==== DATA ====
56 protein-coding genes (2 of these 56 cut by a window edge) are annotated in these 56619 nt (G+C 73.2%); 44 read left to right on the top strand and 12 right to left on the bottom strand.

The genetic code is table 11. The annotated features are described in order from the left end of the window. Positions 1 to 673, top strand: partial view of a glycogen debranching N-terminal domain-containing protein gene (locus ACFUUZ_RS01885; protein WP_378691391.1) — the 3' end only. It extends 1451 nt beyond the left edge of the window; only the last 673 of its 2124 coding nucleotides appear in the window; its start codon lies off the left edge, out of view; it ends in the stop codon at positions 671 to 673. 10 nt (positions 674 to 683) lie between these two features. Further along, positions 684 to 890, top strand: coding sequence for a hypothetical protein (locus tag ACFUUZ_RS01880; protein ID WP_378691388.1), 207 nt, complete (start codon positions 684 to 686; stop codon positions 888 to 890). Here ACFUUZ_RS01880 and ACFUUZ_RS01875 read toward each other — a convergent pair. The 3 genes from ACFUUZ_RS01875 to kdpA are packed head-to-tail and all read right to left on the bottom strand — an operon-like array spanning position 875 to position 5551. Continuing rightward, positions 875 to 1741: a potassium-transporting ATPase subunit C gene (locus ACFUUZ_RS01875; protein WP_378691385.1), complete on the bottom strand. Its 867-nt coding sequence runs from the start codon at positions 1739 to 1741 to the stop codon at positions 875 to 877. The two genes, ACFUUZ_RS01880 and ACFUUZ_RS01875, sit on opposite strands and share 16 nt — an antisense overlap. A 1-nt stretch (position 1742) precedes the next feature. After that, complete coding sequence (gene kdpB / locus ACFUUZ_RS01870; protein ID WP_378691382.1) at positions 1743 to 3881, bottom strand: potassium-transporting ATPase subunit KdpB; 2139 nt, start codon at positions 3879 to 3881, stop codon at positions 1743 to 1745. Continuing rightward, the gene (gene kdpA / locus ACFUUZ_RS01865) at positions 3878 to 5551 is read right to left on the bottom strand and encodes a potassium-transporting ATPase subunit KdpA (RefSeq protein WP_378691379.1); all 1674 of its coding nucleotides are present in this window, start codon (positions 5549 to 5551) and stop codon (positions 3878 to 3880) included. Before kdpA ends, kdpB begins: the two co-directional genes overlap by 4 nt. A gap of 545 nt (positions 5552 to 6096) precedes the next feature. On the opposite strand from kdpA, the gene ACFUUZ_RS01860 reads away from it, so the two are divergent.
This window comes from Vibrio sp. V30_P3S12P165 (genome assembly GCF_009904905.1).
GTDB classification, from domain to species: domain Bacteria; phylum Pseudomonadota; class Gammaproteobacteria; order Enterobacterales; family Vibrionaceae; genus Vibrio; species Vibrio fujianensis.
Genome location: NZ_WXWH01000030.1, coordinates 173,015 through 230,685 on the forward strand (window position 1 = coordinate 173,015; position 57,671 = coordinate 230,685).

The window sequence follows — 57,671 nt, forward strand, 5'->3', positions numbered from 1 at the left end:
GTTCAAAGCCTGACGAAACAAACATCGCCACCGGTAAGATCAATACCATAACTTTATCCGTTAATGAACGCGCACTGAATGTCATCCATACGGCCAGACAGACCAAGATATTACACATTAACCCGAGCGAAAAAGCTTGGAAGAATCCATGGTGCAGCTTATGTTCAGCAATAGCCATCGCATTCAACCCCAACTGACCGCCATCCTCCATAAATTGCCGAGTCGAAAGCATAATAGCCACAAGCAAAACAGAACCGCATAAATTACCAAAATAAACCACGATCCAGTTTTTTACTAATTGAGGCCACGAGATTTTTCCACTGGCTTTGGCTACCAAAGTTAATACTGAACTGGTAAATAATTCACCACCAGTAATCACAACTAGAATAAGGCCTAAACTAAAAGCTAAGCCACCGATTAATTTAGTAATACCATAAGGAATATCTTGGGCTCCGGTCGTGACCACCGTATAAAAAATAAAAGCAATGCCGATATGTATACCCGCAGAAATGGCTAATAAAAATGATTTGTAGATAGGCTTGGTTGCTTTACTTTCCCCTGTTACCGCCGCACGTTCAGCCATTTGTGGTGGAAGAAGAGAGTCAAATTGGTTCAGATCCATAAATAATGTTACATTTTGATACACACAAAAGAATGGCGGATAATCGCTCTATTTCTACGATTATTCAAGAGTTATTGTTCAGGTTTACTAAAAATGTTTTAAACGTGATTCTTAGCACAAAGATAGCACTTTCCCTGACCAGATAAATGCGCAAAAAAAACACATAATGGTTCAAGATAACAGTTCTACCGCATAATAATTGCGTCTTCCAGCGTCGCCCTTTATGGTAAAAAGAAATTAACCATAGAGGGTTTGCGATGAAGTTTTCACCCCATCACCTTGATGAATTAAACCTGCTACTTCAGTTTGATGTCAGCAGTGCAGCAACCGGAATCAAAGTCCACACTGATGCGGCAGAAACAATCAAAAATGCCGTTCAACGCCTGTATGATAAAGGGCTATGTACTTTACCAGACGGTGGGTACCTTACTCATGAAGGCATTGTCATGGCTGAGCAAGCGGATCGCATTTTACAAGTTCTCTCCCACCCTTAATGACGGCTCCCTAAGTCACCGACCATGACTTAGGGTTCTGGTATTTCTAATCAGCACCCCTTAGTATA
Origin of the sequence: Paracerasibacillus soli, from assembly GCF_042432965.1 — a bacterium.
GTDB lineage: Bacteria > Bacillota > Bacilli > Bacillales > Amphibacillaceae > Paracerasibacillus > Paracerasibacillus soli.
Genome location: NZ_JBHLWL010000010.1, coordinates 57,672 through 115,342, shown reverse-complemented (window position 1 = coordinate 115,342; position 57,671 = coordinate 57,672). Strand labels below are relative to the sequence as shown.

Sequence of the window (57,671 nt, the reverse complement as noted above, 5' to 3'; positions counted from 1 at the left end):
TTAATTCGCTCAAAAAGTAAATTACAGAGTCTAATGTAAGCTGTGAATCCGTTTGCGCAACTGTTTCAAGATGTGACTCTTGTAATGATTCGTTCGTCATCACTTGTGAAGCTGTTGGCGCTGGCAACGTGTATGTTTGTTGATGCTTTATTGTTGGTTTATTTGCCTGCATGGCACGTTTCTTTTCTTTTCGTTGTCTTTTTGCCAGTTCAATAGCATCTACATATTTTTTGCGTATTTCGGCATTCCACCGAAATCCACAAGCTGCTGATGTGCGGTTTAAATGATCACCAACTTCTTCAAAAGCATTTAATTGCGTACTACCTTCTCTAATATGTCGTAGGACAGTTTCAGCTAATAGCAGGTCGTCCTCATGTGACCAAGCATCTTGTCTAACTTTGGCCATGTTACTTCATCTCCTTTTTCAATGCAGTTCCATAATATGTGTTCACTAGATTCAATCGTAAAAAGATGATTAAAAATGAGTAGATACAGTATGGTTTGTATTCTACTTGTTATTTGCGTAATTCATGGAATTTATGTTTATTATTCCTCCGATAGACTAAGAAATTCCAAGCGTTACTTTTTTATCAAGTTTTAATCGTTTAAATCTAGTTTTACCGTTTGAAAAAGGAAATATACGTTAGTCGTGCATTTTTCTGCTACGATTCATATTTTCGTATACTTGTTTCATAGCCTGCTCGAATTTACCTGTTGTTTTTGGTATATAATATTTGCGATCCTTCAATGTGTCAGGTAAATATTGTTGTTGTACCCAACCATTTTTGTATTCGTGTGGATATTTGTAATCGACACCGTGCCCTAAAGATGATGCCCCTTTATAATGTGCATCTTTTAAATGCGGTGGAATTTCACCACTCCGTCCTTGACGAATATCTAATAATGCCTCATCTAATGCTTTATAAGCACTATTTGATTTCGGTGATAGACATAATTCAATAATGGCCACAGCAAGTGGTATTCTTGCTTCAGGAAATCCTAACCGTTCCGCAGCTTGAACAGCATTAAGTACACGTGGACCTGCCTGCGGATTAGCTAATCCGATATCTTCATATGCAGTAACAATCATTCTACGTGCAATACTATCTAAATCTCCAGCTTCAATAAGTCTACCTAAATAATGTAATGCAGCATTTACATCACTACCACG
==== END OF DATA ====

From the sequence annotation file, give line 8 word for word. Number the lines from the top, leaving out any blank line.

Origin of the sequence: Paracerasibacillus soli, from assembly GCF_042432965.1 — a bacterium.